One of the mysteries of the English language finally explained.
1no object To acquire leaves, to become leafy. rare.
2with object To cover or surround with leaves; to enfold in or with leaves.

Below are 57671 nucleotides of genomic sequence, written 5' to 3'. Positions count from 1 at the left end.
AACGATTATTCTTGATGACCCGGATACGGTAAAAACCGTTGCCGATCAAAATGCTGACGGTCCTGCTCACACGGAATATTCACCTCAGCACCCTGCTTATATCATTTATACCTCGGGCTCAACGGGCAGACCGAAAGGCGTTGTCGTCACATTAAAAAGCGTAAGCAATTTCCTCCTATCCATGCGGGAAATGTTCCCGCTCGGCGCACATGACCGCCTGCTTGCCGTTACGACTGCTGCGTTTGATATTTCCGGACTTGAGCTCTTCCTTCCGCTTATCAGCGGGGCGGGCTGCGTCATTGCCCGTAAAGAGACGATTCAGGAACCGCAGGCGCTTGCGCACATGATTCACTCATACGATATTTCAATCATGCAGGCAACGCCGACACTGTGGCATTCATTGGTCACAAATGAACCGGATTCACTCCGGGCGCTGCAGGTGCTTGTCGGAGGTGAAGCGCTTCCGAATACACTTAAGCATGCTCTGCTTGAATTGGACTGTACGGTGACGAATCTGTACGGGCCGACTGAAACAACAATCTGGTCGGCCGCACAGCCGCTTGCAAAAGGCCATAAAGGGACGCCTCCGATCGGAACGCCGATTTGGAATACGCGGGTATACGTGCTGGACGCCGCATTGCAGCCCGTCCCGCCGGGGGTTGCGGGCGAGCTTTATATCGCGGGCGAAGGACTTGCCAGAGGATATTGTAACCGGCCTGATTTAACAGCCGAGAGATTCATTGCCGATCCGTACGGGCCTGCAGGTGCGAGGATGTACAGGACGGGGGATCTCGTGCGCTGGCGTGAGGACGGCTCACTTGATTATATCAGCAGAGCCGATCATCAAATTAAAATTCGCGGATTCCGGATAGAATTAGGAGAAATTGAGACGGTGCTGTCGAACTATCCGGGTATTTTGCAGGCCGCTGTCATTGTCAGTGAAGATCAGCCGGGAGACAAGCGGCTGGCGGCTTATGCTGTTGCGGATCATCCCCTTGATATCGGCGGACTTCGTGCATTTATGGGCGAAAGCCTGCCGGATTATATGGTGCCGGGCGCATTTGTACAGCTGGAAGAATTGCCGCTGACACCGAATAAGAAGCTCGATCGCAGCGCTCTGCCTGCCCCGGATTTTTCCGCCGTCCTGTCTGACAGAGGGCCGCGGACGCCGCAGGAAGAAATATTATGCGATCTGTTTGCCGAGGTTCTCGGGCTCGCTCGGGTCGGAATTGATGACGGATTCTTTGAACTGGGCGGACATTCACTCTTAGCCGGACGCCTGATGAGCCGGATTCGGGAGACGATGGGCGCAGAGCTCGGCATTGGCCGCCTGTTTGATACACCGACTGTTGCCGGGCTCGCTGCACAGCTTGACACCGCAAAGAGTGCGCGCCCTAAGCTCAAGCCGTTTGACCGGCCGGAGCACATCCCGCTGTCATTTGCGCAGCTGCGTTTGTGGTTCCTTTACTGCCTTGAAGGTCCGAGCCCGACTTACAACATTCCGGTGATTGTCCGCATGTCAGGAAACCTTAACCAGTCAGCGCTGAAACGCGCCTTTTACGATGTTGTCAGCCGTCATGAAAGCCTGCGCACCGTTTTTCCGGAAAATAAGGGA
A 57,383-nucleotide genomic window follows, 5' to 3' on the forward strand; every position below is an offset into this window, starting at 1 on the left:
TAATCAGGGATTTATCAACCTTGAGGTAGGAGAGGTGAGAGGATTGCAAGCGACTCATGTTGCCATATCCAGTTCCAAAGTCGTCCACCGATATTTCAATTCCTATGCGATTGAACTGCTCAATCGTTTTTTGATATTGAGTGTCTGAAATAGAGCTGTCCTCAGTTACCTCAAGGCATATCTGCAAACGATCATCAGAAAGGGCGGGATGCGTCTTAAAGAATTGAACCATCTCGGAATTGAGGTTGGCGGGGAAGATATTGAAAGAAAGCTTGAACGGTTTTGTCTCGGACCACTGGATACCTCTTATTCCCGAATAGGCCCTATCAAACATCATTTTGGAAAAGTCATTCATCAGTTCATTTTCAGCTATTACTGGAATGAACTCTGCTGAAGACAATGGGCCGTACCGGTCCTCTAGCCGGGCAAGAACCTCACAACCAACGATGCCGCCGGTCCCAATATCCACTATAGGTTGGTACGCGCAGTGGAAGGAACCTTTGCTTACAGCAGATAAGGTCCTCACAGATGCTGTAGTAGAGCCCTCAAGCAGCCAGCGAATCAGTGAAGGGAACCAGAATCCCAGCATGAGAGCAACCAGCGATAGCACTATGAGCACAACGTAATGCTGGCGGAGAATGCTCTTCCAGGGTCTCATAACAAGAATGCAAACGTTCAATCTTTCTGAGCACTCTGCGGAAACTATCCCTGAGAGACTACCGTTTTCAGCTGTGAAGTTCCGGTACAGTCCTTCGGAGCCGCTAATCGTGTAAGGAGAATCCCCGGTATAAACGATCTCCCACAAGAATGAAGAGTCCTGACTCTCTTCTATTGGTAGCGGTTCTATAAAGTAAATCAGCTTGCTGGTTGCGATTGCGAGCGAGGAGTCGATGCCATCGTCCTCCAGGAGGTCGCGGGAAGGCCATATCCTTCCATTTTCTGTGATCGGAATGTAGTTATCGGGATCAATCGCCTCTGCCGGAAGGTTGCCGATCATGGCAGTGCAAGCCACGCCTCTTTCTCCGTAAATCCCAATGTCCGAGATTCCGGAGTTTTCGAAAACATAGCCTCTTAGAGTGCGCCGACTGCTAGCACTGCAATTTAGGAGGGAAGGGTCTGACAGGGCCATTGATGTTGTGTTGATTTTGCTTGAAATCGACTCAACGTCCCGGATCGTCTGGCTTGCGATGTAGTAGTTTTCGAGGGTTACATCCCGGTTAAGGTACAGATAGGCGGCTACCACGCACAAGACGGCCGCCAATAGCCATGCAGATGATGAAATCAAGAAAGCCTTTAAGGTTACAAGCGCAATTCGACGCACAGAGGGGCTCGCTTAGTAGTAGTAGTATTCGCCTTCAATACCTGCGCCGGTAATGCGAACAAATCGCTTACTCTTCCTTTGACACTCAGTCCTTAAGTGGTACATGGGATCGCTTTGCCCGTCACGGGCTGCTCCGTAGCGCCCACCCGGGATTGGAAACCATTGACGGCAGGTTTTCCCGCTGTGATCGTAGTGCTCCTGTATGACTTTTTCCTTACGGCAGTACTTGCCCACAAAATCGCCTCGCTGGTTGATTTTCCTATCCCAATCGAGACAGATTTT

Mid 18th century; earliest use found in Aaron Hill (1685–1750), writer and entrepreneur. From post-classical Latin infoliatus, past participle of infoliare to enfold in leaves or petals<br>mid 17th century; earliest use found in James Howell (?1594–1666), historian and political writer. From post-classical Latin infoliat-, past participial stem of infoliare to enfold in leaves or petals from classical Latin in- + folium leaf. Compare French enfeuiller to cover or decorate with leaves, Italian infogliare (reflexive) to become leafy.
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